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The thread has been lost; the labyrinth has been lost as well. Now we don't even know if we are surrounded by a labyrinth, a secret cosmos, or just random chaos. Our beautiful duty is to imagine that there is a maze and a thread. We will never find the thread; we'll find it and loose it in an act of faith, in a cadence, in a dream, in the words that are called philosophy, or in mere and simple happiness.
Jorge Luis Borges, from "El hilo de la fábula", 1985
In Venice, whose maze-like topography used to fascinate the great Argentine writer Jorge Luis Borges, a garden-labyrinth honors his memory since 2011. Inspired by his famous narration The Garden of Forking Paths, it mirrors a project previously realized in Argentina.
The design was conceived in 1979 by the English diplomat and maze architect Randoll Coate following a dream. As he describes in a letter to Susana Bombal, the Argentinean friend who introduced the writer to him in Buenos Aires in the 1950s, in his dream both agreed that a monument to honor Borges could not be anything other than a labyrinth. After Bombal's death, the letter was found by her nephew, Camilo Aldao, who decided to travel to England to meet the architect. This is how he obtained the design and his agreement to carry it out. With the support of Maria Kodama, he finally managed to create a first Borges Labyrinth in 2003 at Susana Bombal's finca in "Los Alamos", in the province of Mendoza.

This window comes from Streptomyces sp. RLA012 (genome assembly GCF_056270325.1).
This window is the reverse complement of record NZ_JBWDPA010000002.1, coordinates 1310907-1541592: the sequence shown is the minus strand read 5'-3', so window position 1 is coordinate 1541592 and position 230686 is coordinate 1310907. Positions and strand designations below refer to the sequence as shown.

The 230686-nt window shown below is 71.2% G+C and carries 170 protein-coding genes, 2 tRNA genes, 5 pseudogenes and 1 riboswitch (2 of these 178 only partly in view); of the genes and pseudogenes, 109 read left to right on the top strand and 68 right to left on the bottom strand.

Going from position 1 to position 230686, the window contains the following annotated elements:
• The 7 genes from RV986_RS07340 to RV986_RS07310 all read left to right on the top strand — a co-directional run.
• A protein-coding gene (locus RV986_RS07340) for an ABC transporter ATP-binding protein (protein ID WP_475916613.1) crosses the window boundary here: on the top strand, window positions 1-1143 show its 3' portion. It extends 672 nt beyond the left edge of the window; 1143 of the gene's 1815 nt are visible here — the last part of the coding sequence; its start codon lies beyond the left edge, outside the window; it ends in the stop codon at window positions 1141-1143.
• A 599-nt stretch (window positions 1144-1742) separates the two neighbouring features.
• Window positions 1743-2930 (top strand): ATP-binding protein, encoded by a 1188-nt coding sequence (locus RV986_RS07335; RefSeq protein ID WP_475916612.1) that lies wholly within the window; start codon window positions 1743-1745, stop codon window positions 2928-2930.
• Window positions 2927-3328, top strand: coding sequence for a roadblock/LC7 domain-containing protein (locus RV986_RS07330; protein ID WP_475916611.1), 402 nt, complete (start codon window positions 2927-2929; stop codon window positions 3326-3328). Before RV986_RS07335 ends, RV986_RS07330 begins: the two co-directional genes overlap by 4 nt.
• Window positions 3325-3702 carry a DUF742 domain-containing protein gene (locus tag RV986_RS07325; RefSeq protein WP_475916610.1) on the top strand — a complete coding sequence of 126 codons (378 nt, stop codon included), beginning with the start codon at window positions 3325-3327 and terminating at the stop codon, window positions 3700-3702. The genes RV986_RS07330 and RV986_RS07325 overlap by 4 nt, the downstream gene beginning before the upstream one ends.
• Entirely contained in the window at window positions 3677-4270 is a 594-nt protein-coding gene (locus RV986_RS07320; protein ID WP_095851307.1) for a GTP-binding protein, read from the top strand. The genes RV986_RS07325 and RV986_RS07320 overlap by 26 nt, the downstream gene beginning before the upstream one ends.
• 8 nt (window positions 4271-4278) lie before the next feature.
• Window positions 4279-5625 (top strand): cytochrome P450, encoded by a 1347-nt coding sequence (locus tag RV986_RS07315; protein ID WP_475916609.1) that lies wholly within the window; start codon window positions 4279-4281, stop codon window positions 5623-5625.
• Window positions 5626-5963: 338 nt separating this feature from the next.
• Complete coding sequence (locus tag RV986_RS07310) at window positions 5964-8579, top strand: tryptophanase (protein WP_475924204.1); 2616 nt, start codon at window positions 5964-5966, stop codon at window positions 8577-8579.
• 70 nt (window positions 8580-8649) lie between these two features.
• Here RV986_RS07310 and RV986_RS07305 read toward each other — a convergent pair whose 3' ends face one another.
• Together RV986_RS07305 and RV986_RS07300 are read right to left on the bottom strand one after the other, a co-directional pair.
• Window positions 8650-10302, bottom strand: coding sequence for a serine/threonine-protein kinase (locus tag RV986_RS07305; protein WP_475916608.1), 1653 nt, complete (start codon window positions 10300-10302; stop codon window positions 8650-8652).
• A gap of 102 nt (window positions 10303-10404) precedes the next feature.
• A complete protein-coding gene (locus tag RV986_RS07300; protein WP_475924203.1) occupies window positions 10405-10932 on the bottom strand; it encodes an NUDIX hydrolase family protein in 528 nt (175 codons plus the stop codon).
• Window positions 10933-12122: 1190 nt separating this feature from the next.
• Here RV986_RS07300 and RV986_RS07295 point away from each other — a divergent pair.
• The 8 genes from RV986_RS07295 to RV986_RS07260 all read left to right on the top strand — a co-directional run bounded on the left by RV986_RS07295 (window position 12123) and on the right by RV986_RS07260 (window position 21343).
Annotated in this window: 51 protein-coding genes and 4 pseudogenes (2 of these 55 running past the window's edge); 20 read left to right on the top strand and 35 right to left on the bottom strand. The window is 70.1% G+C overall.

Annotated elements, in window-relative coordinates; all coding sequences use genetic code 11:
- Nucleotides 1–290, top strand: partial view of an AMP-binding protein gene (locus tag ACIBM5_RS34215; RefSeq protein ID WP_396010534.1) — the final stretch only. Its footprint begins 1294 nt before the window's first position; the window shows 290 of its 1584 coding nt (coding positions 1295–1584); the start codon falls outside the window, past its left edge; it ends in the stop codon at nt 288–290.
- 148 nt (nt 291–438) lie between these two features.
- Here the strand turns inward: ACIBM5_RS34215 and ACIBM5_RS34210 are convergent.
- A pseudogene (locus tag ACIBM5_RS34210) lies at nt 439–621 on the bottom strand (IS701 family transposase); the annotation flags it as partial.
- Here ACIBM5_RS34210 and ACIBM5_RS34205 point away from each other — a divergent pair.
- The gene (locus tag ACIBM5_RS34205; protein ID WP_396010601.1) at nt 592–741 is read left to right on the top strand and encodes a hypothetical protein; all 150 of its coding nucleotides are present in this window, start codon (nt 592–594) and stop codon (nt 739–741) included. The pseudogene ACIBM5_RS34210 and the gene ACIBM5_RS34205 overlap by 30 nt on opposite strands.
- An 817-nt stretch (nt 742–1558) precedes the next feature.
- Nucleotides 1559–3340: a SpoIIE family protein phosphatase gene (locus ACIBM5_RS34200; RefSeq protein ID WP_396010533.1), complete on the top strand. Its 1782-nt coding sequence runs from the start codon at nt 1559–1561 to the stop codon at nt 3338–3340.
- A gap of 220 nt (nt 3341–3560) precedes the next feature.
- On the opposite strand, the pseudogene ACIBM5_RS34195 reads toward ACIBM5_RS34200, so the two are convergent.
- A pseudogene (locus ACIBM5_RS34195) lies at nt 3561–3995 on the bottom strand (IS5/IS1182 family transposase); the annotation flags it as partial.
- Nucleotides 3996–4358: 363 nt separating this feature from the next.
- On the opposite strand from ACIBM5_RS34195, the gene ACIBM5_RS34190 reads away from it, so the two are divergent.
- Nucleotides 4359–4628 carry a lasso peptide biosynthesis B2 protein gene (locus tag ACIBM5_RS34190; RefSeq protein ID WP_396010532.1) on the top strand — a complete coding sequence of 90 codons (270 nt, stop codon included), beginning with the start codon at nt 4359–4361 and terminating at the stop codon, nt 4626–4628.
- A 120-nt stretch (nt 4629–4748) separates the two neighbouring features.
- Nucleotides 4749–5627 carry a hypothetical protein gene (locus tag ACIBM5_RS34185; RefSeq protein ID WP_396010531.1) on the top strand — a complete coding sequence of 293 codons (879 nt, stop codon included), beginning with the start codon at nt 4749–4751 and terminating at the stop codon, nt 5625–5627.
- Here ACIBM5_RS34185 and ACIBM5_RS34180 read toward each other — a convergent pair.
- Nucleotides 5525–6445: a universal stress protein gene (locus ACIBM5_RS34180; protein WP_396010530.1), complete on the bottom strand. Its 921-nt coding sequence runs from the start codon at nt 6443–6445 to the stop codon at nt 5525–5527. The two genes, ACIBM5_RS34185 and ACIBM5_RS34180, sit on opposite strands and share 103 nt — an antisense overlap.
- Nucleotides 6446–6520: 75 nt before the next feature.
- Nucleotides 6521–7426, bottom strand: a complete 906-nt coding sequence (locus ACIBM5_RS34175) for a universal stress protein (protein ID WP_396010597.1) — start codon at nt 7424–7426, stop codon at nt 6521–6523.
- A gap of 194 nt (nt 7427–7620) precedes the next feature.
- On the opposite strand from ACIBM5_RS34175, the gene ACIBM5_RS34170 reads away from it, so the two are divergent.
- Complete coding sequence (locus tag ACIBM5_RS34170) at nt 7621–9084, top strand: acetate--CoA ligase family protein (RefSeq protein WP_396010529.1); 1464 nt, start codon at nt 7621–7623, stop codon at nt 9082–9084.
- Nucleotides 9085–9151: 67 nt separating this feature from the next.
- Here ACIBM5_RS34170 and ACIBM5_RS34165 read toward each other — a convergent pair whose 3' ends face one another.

The Venetian Labyrinth of Borges is located in the ancient monastery of San Giorgio Maggiore, on the island of the same name in front of St. Marcus' Square. It was inaugurated on 14 June 2011, on the occasion of the 25th anniversary of the writer's death, as a project of the Fondazione Cini and the Jorge Luis Borges International Foundation.
The monastic buildings adjacent to the famous Basilica of Andrea Palladio were recovered and restored by the Giorgio Cini Foundation from 1950 onwards. They now house the foundation's headqurters and its cultural centre, with a library specialized in art history - one of the richest in Italy -, research institutes, and spaces for exhibitions, concerts, conferences and meetings.
As a tribute to Borges and following Randoll Coate's design, the Foundation created the labyrinth behind the Palladian Cloister and the Cypress Cloister, forming a kind of third cloister in an area of 2,300 m2. More than three thousand buxus sempervirens bushes of about 90 cm height form an intricate vegetal labyrinth whose design has the shape of a book and includes references to Borges (his name duplicated and mirrored), his age when he died (86 years), his walking stick, hourglasses, the sign of infinity and the question mark, as well as the initials of his widow, Maria Kodama.
In addition to a visit as part of a guided tour of the Cini Foundation, the Labyrinth of Borges can be seen from the privileged height of the San Giorgio Campanile, from which the encrypted universe of its symbolic figures can be guessed, and the magnificent view of the lagoon and the cityscape of Venice can be enjoyed.
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